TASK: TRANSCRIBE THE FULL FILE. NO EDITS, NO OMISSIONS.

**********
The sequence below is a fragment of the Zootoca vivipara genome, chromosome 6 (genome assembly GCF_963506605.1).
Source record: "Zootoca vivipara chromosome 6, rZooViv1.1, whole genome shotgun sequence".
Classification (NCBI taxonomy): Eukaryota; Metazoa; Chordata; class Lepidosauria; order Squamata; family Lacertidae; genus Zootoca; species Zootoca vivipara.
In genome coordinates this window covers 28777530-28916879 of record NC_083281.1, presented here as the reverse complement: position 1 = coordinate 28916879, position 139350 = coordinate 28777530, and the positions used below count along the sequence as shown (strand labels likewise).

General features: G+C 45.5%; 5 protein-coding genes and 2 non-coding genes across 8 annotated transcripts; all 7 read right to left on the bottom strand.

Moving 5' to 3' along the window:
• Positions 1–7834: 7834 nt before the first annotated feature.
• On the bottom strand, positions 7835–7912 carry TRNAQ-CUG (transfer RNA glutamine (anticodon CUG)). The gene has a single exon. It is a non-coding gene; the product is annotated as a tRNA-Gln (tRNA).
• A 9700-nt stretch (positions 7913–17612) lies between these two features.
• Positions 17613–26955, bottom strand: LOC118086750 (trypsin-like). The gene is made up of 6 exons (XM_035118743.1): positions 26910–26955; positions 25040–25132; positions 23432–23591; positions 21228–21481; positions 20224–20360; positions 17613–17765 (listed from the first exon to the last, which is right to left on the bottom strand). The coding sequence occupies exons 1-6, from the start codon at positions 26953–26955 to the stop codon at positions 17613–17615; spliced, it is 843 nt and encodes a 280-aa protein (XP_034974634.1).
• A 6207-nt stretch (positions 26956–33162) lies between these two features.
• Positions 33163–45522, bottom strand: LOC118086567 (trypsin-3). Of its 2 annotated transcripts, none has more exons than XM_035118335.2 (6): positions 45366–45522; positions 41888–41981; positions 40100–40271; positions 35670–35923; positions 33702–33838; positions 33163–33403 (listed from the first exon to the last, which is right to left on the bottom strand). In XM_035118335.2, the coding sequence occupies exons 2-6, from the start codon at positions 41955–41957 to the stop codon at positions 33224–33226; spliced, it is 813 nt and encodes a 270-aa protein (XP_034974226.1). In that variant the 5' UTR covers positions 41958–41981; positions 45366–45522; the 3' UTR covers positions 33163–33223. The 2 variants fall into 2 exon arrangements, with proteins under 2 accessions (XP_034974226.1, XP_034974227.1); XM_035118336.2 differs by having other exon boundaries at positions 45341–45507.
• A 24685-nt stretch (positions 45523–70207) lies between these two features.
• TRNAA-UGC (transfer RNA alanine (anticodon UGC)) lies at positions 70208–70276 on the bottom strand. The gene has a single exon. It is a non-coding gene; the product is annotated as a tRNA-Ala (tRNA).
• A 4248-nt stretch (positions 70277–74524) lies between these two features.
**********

The sequence below is a fragment of the Zootoca vivipara genome, chromosome 6 (genome assembly GCF_963506605.1).
Source record: "Zootoca vivipara chromosome 6, rZooViv1.1, whole genome shotgun sequence".
Classification (NCBI taxonomy): Eukaryota; Metazoa; Chordata; class Lepidosauria; order Squamata; family Lacertidae; genus Zootoca; species Zootoca vivipara.
In genome coordinates this window covers 28777530-28916879 of record NC_083281.1, presented here as the reverse complement: position 1 = coordinate 28916879, position 139350 = coordinate 28777530, and the positions used below count along the sequence as shown (strand labels likewise).

General features: G+C 45.5%; 5 protein-coding genes and 2 non-coding genes across 8 annotated transcripts; all 7 read right to left on the bottom strand.

Moving 5' to 3' along the window:
• Positions 1–7834: 7834 nt before the first annotated feature.
• On the bottom strand, positions 7835–7912 carry TRNAQ-CUG (transfer RNA glutamine (anticodon CUG)). The gene has a single exon. It is a non-coding gene; the product is annotated as a tRNA-Gln (tRNA).
• A 9700-nt stretch (positions 7913–17612) lies between these two features.
• Positions 17613–26955, bottom strand: LOC118086750 (trypsin-like). The gene is made up of 6 exons (XM_035118743.1): positions 26910–26955; positions 25040–25132; positions 23432–23591; positions 21228–21481; positions 20224–20360; positions 17613–17765 (listed from the first exon to the last, which is right to left on the bottom strand). The coding sequence occupies exons 1-6, from the start codon at positions 26953–26955 to the stop codon at positions 17613–17615; spliced, it is 843 nt and encodes a 280-aa protein (XP_034974634.1).
• A 6207-nt stretch (positions 26956–33162) lies between these two features.
• Positions 33163–45522, bottom strand: LOC118086567 (trypsin-3). Of its 2 annotated transcripts, none has more exons than XM_035118335.2 (6): positions 45366–45522; positions 41888–41981; positions 40100–40271; positions 35670–35923; positions 33702–33838; positions 33163–33403 (listed from the first exon to the last, which is right to left on the bottom strand). In XM_035118335.2, the coding sequence occupies exons 2-6, from the start codon at positions 41955–41957 to the stop codon at positions 33224–33226; spliced, it is 813 nt and encodes a 270-aa protein (XP_034974226.1). In that variant the 5' UTR covers positions 41958–41981; positions 45366–45522; the 3' UTR covers positions 33163–33223. The 2 variants fall into 2 exon arrangements, with proteins under 2 accessions (XP_034974226.1, XP_034974227.1); XM_035118336.2 differs by having other exon boundaries at positions 45341–45507.
• A 24685-nt stretch (positions 45523–70207) lies between these two features.
• TRNAA-UGC (transfer RNA alanine (anticodon UGC)) lies at positions 70208–70276 on the bottom strand. The gene has a single exon. It is a non-coding gene; the product is annotated as a tRNA-Ala (tRNA).
• A 4248-nt stretch (positions 70277–74524) lies between these two features.